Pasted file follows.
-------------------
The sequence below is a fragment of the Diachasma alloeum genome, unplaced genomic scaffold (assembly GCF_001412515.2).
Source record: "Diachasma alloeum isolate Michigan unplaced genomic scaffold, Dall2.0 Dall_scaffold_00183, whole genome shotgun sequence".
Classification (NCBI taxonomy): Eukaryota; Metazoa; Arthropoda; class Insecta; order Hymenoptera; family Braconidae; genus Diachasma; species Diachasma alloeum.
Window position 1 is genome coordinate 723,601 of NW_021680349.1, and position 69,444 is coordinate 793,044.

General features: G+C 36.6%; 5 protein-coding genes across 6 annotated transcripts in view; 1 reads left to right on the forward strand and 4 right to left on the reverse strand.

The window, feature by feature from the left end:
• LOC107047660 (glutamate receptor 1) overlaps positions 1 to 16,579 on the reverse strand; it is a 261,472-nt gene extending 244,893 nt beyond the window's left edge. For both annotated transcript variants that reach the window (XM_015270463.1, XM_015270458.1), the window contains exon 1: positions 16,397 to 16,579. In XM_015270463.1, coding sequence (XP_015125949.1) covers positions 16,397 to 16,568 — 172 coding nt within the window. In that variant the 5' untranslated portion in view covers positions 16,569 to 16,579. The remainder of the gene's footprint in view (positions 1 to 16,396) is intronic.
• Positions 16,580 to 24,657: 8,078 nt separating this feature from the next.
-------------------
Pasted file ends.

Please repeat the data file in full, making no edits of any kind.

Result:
The sequence below is a fragment of the Diachasma alloeum genome, unplaced genomic scaffold (assembly GCF_001412515.2).
Source record: "Diachasma alloeum isolate Michigan unplaced genomic scaffold, Dall2.0 Dall_scaffold_00183, whole genome shotgun sequence".
Classification (NCBI taxonomy): Eukaryota; Metazoa; Arthropoda; class Insecta; order Hymenoptera; family Braconidae; genus Diachasma; species Diachasma alloeum.
Window position 1 is genome coordinate 723,601 of NW_021680349.1, and position 69,444 is coordinate 793,044.

General features: G+C 36.6%; 5 protein-coding genes across 6 annotated transcripts in view; 1 reads left to right on the forward strand and 4 right to left on the reverse strand.

The window, feature by feature from the left end:
• LOC107047660 (glutamate receptor 1) overlaps positions 1 to 16,579 on the reverse strand; it is a 261,472-nt gene extending 244,893 nt beyond the window's left edge. For both annotated transcript variants that reach the window (XM_015270463.1, XM_015270458.1), the window contains exon 1: positions 16,397 to 16,579. In XM_015270463.1, coding sequence (XP_015125949.1) covers positions 16,397 to 16,568 — 172 coding nt within the window. In that variant the 5' untranslated portion in view covers positions 16,569 to 16,579. The remainder of the gene's footprint in view (positions 1 to 16,396) is intronic.
• Positions 16,580 to 24,657: 8,078 nt separating this feature from the next.